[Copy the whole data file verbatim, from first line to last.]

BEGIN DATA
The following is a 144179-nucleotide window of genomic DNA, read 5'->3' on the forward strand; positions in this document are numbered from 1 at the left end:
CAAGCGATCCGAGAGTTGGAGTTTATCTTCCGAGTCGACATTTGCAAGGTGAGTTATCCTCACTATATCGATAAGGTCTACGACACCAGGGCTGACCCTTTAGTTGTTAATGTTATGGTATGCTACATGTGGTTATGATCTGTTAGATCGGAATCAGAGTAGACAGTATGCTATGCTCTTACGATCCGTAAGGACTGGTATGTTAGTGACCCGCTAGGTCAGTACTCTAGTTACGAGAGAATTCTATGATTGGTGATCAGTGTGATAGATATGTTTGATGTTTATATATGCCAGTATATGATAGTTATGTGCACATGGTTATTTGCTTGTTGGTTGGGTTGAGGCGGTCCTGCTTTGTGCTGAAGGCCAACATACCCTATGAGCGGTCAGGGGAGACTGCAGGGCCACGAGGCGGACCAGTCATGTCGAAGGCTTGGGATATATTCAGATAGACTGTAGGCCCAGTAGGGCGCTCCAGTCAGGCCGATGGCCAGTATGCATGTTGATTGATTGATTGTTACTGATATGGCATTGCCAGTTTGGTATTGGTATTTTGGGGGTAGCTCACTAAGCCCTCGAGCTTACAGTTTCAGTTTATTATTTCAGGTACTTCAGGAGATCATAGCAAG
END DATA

The following is a 144179-nucleotide window of genomic DNA, read 5'->3' on the forward strand; positions in this document are numbered from 1 at the left end:
CAAGCGATCCGAGAGTTGGAGTTTATCTTCCGAGTCGACATTTGCAAGGTGAGTTATCCTCACTATATCGATAAGGTCTACGACACCAGGGCTGACCCTTTAGTTGTTAATGTTATGGTATGCTACATGTGGTTATGATCTGTTAGATCGGAATCAGAGTAGACAGTATGCTATGCTCTTACGATCCGTAAGGACTGGTATGTTAGTGACCCGCTAGGTCAGTACTCTAGTTACGAGAGAATTCTATGATTGGTGATCAGTGTGATAGATATGTTTGATGTTTATATATGCCAGTATATGATAGTTATGTGCACATGGTTATTTGCTTGTTGGTTGGGTTGAGGCGGTCCTGCTTTGTGCTGAAGGCCAACATACCCTATGAGCGGTCAGGGGAGACTGCAGGGCCACGAGGCGGACCAGTCATGTCGAAGGCTTGGGATATATTCAGATAGACTGTAGGCCCAGTAGGGCGCTCCAGTCAGGCCGATGGCCAGTATGCATGTTGATTGATTGATTGTTACTGATATGGCATTGCCAGTTTGGTATTGGTATTTTGGGGGTAGCTCACTAAGCCCTCGAGCTTACAGTTTCAGTTTATTATTTCAGGTACTTCAGGAGATCATAGCAAG